Six refugees in Wisconsin were diagnosed with multi-drug resistant (MDR) tuberculosis (TB) in 2014 and 2015, according to the Wisconsin Department of Health Services.
As Breitbart News reported previously, twenty-one additional refugees in Wisconsin were diagnosed with active TB during the same time period, making the Badger State the refugee TB capital of the country, at least among the handful of states that have so far reported that data.
Other states that have reported active TB among refugees include Louisiana (21), Vermont (17), Colorado (16), Florida (11), Kentucky (9 in one county), Idaho (7), Indiana (4), and North Dakota (4 in one county). Breitbart News is still awaiting refugee active TB data from the remaining 41 states.
MDR TB is not always curable, and requires long and expensive treatment.
Active TB that is not drug resistant can be cured with four drugs over nine months at a cost of $17,000 per patient.
MDR TB requires 20 to 26 months of treatment at a cost of $150,000 per patient.
Refugees in Wisconsin accounted for six of the seven MDR TB cases diagnosed in the Badger State during 2014 and 2015; all four diagnosed in 2015, and two of the three diagnosed in 2014, according to the Wisconsin Department of Health Services.
As Breitbart News reported previously, the number of active TB cases diagnosed in Wisconsin increased by 40 percent last year, from 48 in 2014 to 69 in 2015.
MDR TB is a growing problem world wide. In 2015, the World Health Organization reported that 480,000 of the reported 9 million new cases of active TB diagnosed around the world were of the MDR variety.
In the United States, MDR TB represents a very small percentage of all active TB cases. In 2014, the Centers for Disease Control (CDC) reported that only 91 of the 9,421 active TB cases diagnosed were of the MDR variety.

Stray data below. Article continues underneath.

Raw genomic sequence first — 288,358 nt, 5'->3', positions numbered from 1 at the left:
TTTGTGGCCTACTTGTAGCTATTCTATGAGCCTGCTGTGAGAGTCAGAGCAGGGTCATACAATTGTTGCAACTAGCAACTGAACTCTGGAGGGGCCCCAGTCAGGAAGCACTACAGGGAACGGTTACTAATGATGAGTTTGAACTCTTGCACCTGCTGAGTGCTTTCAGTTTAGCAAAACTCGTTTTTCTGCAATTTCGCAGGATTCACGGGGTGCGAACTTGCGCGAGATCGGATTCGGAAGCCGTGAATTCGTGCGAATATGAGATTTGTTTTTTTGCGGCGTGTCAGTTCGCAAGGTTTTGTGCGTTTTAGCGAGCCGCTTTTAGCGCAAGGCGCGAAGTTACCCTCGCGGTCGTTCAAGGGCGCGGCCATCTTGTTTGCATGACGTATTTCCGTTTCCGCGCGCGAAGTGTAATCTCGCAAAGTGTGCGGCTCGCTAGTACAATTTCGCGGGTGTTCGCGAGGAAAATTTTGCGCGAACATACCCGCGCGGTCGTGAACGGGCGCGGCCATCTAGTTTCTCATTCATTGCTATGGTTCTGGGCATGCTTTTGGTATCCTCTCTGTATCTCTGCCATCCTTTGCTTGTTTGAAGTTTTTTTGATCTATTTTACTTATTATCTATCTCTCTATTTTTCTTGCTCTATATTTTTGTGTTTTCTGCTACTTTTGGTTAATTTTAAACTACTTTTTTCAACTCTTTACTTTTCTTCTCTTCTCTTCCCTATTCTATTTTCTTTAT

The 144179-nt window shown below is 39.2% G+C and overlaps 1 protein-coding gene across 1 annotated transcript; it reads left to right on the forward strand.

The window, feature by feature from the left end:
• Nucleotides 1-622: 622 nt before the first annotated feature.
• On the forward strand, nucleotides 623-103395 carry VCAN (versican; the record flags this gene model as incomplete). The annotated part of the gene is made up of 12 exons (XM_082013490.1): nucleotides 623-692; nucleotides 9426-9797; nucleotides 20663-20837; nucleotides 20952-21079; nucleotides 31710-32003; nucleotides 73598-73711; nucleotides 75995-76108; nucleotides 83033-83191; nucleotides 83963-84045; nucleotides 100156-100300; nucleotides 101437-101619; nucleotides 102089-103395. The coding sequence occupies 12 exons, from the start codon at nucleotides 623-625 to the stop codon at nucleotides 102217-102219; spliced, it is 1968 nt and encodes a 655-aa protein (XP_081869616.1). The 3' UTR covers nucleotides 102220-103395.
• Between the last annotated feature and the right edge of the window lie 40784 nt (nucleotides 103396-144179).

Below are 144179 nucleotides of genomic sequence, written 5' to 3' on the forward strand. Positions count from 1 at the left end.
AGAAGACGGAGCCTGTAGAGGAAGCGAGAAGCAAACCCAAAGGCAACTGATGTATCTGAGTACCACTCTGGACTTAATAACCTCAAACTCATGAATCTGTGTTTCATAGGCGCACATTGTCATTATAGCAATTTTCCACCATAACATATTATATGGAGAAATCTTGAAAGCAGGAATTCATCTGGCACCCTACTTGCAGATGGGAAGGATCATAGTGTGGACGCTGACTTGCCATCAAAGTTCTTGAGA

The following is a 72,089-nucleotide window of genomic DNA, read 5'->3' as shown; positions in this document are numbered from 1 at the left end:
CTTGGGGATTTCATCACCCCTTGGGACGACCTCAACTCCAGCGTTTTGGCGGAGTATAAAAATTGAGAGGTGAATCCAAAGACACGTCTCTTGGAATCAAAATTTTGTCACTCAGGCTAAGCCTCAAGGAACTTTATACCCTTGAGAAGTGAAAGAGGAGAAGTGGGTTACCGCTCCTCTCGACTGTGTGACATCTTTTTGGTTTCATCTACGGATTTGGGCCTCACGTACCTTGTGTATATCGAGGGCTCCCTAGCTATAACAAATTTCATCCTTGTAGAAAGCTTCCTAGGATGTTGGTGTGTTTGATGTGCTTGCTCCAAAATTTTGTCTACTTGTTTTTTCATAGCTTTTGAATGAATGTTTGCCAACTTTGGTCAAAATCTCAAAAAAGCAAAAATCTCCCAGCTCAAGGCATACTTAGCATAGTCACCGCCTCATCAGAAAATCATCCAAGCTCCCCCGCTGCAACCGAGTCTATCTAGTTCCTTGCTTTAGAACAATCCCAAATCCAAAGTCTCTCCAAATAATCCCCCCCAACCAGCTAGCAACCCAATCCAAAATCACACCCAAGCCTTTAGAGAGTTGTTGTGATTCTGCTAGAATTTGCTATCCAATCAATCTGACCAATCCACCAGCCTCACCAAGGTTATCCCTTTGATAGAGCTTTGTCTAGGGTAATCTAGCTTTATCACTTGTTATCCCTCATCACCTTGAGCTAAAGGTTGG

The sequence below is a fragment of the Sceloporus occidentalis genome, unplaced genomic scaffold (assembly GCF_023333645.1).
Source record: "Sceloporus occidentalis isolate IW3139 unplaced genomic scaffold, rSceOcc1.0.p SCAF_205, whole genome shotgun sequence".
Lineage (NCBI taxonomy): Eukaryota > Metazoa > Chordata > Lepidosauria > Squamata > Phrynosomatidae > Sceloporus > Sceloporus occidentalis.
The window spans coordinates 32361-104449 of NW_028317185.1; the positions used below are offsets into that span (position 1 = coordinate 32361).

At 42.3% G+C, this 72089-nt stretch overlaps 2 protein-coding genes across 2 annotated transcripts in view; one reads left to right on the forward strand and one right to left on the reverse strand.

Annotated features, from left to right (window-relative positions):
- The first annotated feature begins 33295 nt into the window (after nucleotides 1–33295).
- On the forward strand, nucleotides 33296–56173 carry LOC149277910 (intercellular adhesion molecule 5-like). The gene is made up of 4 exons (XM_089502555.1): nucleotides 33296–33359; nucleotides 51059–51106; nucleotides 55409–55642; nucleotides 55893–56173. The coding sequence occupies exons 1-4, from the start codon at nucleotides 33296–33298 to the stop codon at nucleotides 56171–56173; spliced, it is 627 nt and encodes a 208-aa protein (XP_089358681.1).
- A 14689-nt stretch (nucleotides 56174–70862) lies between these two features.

When the CDC reported in March of this year that the number of active TB cases increased by 1.7 percent in 2015 to 9,563, it did not include information on the number of MDR TB cases diagnosed during that period.
“MDR TB data are not included in the provisional report that was published in the MMWR in March. The CDC is currently working on analyzing the official tuberculosis surveillance dataset for the 2015 edition of Reported Tuberculosis in the United States, which will include MDR TB data when it is published,” a spokesperson for the CDC tells Breitbart News.
Breitbart News, however, has obtained MDR TB rates in 2015 from 15 of the 50 states. Those states reported a total of 62 cases of MDR TB, suggesting that 2015 may have seen a significant increase in the incidence of MDR TB in the United States.
The CDC is expected to issue its final report of the number of MDR TB cases diagnosed in the United States in 2015 some time in September.
Though MDR TB is a very small percentage of the 9,563 cases of active TB diagnosed in 2015, the possibility that when the CDC releases its final complete count for the year it could reveal a significant increase is ominous, given the cost of the disease and recent estimates that the survival rate may only be 60 percent.
In 2014, 88 percent (80 out of 91) of the MDR TB cases diagnosed in the United States were foreign-born.
The refugee community in the Badger State is estimated to be approximately 70,000 in total. One out of every 11,500 Wisconsin refugees were diagnosed with MDR TB during the two years between 2014 and 2015.
With eleven cases of MDR TB among U.S.-born residents in 2014, only one out of 25 million U.S.-born residents were diagnosed with MDR TB during 2014.
MDR TB has been a problem in Wisconsin for a long time.
As Breitbart News reported previously, twenty cases of MDR TB were diagnosed in Wisconsin between 2005 and 2012. All of the cases were foreign-born.
The high rate of active TB–and now MDR TB–among Wisconsin’s resettled refugees has become a hot political issue in the Badger State this election cycle.
Businessman Paul Nehlen, who is challenging Speaker Paul Ryan for the GOP nomination in Wisconsin’s First Congressional District, is blaming Ryan for the problem.
“A vote for Paul Ryan is a vote to bring more TB to Wisconsin’s First Congressional District,” Nehlen told Breitbart News earlier.